Illinois College Biology Professor Larry Zettler, who has lived in Jacksonville for the past 20 years, says the gnats have been especially bad over the past five years.
Zettler believes the buffalo gnats are part of an ongoing cycle that Illinois residents are going to have to learn to deal with.
“The males pollinate flowers and so they don’t bite you, but the female flies do. When the flower and nectar start to dry up, I think you are going to start seeing them disappear,” says Zettler.
Zettler says buffalo gnats are all over North America, but a specific breed has become a problem in the Midwest Region.
“This particular one seems to be pretty aggressive about biting. They are breeding in probably rivers and streams around the Illinois River and west of here,” notes Zettler.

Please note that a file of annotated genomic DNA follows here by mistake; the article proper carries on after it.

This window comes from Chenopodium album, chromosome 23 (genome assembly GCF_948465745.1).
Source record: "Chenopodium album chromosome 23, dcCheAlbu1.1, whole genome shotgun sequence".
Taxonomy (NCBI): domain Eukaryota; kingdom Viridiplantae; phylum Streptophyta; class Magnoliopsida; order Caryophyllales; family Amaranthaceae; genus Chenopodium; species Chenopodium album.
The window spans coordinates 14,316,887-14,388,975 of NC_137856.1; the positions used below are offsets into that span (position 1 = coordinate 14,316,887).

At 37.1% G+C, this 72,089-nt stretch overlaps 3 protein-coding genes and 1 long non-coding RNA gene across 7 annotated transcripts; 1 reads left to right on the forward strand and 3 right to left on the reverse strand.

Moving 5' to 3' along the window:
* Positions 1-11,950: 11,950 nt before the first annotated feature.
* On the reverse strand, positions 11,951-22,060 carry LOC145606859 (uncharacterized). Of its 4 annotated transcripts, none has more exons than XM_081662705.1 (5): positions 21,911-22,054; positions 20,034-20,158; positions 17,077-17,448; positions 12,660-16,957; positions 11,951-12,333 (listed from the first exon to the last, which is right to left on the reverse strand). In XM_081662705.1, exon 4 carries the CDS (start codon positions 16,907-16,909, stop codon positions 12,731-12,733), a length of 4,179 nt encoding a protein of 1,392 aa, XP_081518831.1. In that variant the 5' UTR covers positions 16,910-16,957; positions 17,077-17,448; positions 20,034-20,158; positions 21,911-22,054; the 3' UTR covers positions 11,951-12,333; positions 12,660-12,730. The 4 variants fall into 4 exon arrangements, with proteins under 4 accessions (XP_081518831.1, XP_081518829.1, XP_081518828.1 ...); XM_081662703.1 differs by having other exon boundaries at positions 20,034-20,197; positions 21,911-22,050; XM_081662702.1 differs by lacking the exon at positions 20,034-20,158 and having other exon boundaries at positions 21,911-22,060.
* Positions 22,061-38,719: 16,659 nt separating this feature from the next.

Zettler explains why buffalo gnats are so attracted to birds, humans and other mammals.
“The females need the blood meal for their reproduction and egg development. They see us and when they get closer, they can pick up the carbon dioxide from our breath, some of our smells and our skin. They can sense where you are at. Then the rest is history,” Zettler says.
According to Zettler, buffalo gnats are more active when clouds and storms are in the area. Zettler suggests using bug sprays with mint and wearing light colored clothing to keep the gnats away.